“Additionally, the checks are evidence that Mr Trump knowingly made a false statement when he failed to report his liability to Mr Cohen on his personal financial disclosure form in June 2017. This potential felony was committed while Mr Trump was president.”

And what about Stormy? She only had two words to say during Cohen’s testimony:


Despite all this, Cohen has no evidence to suggest Mr Trump colluded with Russia to influence the outcome of the 2016 presidential election.

“Questions have been raised about whether I know of direct evidence that Mr Trump or his campaign colluded with Russia. I do not, and I want to be clear.

“But I have my suspicions,” he added.

He said there are “so many dots that all seem to lead” in the direction of Vladimir Putin. “As I stated in my earlier testimony, I wouldn’t use the word ‘colluding’. Was there something odd about the back-and-forth praise with President Putin? Yes. But I’m not really sure I can answer that question in terms of collusion.”

Republican senator Lindsey Graham said his testimony helped Mr Trump’s insistence that there was “no collusion” between his campaign and Russia, describing it as a “good day for the Trump team”.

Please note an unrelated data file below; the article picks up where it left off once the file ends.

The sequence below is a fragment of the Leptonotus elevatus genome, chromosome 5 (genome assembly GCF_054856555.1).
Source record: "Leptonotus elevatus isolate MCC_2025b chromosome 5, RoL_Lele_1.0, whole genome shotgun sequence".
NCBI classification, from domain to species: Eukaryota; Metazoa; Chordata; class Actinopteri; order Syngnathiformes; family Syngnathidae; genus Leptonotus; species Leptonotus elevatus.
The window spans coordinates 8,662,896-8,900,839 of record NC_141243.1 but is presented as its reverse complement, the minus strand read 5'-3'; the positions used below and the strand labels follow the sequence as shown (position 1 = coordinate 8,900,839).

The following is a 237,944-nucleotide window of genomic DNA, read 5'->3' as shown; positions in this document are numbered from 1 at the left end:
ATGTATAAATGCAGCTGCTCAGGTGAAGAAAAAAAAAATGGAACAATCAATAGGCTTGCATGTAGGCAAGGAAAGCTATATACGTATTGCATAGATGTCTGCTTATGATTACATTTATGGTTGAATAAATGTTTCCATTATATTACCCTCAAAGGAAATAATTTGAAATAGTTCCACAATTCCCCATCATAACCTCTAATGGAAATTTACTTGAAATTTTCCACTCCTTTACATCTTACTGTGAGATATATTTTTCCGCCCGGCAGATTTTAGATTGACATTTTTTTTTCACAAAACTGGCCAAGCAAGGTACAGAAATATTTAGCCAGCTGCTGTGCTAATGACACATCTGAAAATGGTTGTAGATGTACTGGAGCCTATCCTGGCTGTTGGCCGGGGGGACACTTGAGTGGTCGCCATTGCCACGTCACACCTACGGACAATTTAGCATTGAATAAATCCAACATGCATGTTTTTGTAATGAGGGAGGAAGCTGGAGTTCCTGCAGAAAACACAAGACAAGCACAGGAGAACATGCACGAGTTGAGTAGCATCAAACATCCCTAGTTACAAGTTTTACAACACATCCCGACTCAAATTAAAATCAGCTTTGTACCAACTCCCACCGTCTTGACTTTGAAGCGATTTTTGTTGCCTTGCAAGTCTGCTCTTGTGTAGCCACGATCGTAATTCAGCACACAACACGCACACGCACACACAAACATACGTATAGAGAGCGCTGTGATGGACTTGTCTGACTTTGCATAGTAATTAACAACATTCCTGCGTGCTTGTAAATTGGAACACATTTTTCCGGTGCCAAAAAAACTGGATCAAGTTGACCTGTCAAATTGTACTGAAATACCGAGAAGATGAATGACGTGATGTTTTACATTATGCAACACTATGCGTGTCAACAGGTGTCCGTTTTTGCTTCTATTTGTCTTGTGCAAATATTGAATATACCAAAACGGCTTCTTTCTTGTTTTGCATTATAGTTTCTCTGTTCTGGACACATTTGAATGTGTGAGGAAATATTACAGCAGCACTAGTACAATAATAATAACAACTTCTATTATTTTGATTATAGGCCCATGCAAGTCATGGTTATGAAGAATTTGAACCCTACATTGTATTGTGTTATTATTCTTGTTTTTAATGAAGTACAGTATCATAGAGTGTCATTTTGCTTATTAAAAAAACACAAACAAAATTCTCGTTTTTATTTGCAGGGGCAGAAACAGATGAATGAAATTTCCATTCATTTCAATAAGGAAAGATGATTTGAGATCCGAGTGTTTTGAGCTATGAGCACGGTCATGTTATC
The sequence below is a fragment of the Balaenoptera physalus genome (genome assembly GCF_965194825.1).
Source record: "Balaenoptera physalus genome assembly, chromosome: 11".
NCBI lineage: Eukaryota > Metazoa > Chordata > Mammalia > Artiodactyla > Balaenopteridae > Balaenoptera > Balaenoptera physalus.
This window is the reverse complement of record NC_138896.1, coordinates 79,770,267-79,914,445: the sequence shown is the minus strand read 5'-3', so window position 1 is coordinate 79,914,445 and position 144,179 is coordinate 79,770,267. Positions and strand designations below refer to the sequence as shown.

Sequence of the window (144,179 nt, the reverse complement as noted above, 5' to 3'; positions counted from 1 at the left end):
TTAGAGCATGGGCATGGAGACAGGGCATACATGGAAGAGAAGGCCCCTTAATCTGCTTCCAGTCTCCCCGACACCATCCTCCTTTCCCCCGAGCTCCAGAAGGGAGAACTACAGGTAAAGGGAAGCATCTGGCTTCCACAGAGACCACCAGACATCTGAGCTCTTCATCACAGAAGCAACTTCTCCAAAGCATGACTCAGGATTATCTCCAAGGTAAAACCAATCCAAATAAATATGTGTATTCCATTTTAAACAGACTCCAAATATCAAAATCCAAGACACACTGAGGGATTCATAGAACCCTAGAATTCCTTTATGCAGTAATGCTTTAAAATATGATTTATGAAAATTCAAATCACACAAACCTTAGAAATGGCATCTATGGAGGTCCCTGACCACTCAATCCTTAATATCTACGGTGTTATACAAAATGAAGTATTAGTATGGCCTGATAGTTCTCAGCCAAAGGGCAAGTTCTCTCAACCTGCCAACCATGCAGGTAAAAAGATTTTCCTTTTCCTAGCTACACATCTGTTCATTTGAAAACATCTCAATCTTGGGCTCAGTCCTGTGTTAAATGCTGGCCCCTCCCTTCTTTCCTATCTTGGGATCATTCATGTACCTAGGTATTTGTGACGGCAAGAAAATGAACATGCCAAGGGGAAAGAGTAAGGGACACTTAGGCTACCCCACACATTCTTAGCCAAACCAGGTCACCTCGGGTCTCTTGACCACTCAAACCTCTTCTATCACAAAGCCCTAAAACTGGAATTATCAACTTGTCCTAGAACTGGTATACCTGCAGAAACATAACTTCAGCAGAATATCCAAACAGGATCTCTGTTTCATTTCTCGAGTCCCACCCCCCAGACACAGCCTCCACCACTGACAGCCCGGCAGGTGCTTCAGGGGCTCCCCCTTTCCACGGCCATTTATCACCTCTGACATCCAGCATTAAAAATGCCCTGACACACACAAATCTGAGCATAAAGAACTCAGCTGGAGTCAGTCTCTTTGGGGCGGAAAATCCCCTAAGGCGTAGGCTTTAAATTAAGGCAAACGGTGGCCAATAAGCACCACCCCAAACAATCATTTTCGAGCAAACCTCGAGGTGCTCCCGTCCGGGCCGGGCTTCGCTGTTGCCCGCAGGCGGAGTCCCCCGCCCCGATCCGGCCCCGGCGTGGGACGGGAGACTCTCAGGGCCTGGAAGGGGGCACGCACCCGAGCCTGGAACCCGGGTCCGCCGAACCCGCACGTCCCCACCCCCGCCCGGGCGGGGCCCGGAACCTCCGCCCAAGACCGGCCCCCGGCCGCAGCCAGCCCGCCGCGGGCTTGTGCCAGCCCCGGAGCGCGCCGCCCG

“The central issue has always been did the Trump campaign collude with the Russians. And Debbie Wasserman Schultz’s exchange with Mr Cohen was pretty devastating to the idea that Trump colluded. Cohen said no — I don’t know … The point is I think on the collusion question Michael Cohen was very helpful to the Trump narrative that there is no evidence of collusion,” he said.


In his closing remarks, Cohen issued a warning that Mr Trump would disrupt peace if he lost the next election.

He said he had “lost everything” because he blindly followed the President.

“My loyalty to Mr Trump has cost me everything — my family’s happiness, my law license, my company, my livelihood, my honour, my reputation and soon my freedom,” he said.

“Given my experience working for Mr Trump, I fear that if he loses the election in 2020 that there will never be a peaceful transition of power,” he added. “And this is why I agreed to appear before you today.”

And Cohen ended his testimont with a stark warning for the President.

“I acknowledge I have made my own mistakes and I have owned up to them publicly and under oath,” he said.

“But silence and complicity in face of the daily destruction of our basic norms and civility to one another will not be one of them.”

— with AP